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Garcia Architects: The ABCs of the Tenant Improvement Process

There are ways to minimize the cost and time required when remodeling commercial space

Entering into a new lease on a commercial space can be simultaneously exciting and scary. Remodeling that commercial space to meet your specific needs is even more so.

Ideally, start looking for space one year before you plan to move in, because if a remodel is necessary, the process takes anywhere from about six months to a year. And while you want to identify and negotiate your lease early, you want to delay the start of rent payments until your move-in date, if at all possible.

Most landlords will want rent payments to begin shortly after the lease execution, so a compromise may be necessary. A real estate broker can facilitate this negotiation on your behalf.

Once you’ve identified one or more spaces you’re interested in, consult with an architect or commercial interior designer. First, they’ll develop a program, based on your ideal workflow, brand and other requirements necessary to maximize functionality and profitability. The architect can help determine whether any of the spaces identified require a remodel, and what level of remodel.

I always investigate if we can accomplish the tenant’s goals in a way that doesn’t require a permit in order to reduce the cost and schedule of the project. For example, flooring, paint, cabinets or countertops can be changed, and furniture partitions or screens can be added, without requiring a permit. However, adding any new walls or changes in the electrical or mechanical infrastructure will require a permit.

In Santa Barbara, this process usually takes about six months, including the time for architectural services required for the permit submittal for an interior remodel. Construction can begin once a permit is obtained. Construction on a relatively small interior project (about 4,000 square feet) may take anywhere from one month to six months, depending on the scope of work. If everything within the space is demolished and rebuilt from scratch, the construction time frame may total nine months for a space this size. Construction time frames in Santa Barbara are longer than most other cities, such as Los Angeles, where contractors and resources are more readily available.

If there is any exterior work involved, the design must be submitted to the Planning Department and/or Design Review Board for approval before the construction drawings for permit submittal can be started. In Santa Barbara, this process can take anywhere from six weeks for a small change to a few months for a larger one.

A wholesale remodel of the exterior may take about one year to obtain preliminary approvals. If the proposed exterior work is minor and the tenant can live through the construction, I often recommend that the exterior work be permitted separately and completed as a second phase, so it doesn’t delay occupancy. Santa Barbara’s Design Review Board hs very particular and specific requirements, so it is important to retain an architect with local experience.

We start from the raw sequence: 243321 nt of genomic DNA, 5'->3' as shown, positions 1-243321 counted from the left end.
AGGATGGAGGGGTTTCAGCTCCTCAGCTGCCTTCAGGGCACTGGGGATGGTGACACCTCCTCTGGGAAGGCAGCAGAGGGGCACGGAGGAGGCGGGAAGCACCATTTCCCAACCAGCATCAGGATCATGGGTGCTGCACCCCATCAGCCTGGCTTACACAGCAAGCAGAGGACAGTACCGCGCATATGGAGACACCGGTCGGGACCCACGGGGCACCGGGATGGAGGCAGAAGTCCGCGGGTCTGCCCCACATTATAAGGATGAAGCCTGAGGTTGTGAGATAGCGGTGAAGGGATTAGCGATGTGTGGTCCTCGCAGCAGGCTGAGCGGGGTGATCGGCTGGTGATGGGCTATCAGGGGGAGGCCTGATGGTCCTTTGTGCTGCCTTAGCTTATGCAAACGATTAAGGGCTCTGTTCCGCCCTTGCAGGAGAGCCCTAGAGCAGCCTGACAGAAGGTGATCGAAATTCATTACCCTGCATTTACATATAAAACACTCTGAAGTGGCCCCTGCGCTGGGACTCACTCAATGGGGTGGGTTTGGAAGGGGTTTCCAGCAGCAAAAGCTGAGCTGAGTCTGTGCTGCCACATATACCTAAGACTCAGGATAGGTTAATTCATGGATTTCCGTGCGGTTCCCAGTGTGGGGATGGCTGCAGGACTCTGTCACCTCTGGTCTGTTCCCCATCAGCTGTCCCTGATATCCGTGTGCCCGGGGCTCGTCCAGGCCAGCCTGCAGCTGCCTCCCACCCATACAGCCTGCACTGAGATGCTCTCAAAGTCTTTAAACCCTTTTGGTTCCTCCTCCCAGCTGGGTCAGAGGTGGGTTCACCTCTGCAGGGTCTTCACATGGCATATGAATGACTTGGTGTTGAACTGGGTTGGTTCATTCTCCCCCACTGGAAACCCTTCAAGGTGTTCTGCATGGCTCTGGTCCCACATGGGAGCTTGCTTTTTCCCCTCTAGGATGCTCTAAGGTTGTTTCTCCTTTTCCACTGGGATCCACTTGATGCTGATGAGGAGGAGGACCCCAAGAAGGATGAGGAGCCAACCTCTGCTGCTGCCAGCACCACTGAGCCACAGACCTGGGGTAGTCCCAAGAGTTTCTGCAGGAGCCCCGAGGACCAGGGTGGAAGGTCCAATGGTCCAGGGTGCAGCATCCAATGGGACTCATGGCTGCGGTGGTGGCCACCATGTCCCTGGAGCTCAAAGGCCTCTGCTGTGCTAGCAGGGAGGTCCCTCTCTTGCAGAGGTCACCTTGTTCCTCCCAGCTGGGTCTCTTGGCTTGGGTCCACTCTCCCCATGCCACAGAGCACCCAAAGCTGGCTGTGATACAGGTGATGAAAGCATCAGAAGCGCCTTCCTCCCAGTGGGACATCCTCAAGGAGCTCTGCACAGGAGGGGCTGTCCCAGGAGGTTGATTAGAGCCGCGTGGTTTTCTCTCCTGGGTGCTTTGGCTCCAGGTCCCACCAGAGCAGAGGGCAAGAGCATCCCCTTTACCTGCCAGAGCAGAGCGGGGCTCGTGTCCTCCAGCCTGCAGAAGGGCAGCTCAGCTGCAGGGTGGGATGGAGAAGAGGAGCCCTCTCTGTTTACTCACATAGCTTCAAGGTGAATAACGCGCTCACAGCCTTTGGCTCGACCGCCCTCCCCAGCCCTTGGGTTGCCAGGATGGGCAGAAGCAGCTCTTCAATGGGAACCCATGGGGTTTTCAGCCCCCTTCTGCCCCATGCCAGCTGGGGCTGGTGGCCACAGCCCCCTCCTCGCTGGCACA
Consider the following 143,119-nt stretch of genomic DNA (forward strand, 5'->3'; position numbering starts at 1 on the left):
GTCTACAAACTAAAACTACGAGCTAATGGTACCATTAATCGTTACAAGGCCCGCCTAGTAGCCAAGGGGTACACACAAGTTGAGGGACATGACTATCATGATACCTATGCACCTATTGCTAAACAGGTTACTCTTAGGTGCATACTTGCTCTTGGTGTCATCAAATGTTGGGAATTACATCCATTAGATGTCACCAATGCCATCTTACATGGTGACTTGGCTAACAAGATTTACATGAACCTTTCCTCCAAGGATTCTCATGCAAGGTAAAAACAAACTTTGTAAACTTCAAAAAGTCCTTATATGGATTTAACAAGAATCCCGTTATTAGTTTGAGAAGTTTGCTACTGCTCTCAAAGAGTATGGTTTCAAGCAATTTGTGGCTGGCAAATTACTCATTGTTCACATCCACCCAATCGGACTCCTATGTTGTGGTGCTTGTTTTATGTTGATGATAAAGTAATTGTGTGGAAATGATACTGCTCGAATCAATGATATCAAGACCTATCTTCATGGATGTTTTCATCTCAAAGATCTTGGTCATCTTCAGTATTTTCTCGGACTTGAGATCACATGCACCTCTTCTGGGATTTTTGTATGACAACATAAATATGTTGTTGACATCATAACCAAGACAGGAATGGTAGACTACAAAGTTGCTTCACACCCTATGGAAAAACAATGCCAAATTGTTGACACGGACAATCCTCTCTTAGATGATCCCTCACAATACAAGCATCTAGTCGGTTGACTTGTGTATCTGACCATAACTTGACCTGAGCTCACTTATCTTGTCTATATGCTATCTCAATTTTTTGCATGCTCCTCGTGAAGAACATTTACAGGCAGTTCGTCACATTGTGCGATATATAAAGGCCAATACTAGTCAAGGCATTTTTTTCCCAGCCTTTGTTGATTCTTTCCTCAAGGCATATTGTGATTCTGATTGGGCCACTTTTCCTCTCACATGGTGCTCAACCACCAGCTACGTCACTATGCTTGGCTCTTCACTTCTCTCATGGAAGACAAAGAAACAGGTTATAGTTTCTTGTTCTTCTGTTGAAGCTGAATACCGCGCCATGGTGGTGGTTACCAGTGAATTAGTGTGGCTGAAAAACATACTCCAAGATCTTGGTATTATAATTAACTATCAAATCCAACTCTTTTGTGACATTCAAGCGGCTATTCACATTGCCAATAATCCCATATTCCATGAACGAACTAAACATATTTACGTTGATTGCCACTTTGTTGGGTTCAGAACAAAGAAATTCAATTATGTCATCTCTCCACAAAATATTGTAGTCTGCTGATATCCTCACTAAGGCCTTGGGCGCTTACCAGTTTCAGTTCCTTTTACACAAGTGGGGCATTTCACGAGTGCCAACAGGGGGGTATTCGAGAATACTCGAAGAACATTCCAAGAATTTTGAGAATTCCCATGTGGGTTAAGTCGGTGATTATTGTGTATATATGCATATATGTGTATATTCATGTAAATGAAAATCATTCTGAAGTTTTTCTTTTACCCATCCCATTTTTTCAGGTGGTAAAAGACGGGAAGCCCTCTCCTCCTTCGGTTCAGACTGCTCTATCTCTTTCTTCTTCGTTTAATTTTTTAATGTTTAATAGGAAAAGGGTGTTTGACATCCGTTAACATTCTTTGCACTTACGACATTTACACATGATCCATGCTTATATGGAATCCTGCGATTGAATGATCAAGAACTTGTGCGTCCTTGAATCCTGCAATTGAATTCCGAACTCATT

When permitting a project, the city will require that existing code violations be corrected. This may add cost, indeed, even double the cost of your project if it’s in an older building. The architect or designer will be able to estimate construction costs at the beginning of the project before you commit to a lease.

Once the design is partially complete, the architect may ask a general contractor to provide a more accurate cost estimate of the project, which most will do for free in the hopes of being hired for the project. When the construction drawings are complete and submitted to the building department, they are given to one or more general contractors to provide a hard bid, a process the architect can help facilitate. Additional costs, called change orders, may arise, so it is recommended to add a 10 percent cushion to the original bid.

The good news is that you may not have to pay for 100 percent of the project’s cost. Landlords often provide a tenant improvement (T.I.) allowance that can be applied to your remodel costs as an incentive for you to lease their space. This allowance is actually more like a loan than a gift, as the money fronted to you at the beginning is tacked onto your monthly rent. It is not uncommon for landlords to offer an allowance anywhere from $10 to $25 per square foot for second generation space, or as much as $50 per square foot for shell space in which much of the allowance must go toward mechanical and electrical infrastructure.

An allowance is more common when it is obvious a space requires a remodel; however, if a space is in “move-in” condition, then an allowance may not be offered. A real estate broker can assist with your allowance negotiations as most interior commercial remodels will exceed an allowance, and minimizing your out-of-pocket cost will undoubtedly be your goal.

Even if a remodel is not required, it is often worthwhile to make one or two minor improvements to the space, such as the addition of a focal point that will attract customers.

In summary, it is important to identify spaces early, determine what improvements you’d like to make and hire qualified professionals to assist you.

— Elisa Garcia is the owner of Garcia Architects, 122 E. Arrellaga St. Click here to read her blog, in which she writes about architecture, design, interiors and management. Garcia can be reached at 805.856.9118 or .(JavaScript must be enabled to view this email address).

 

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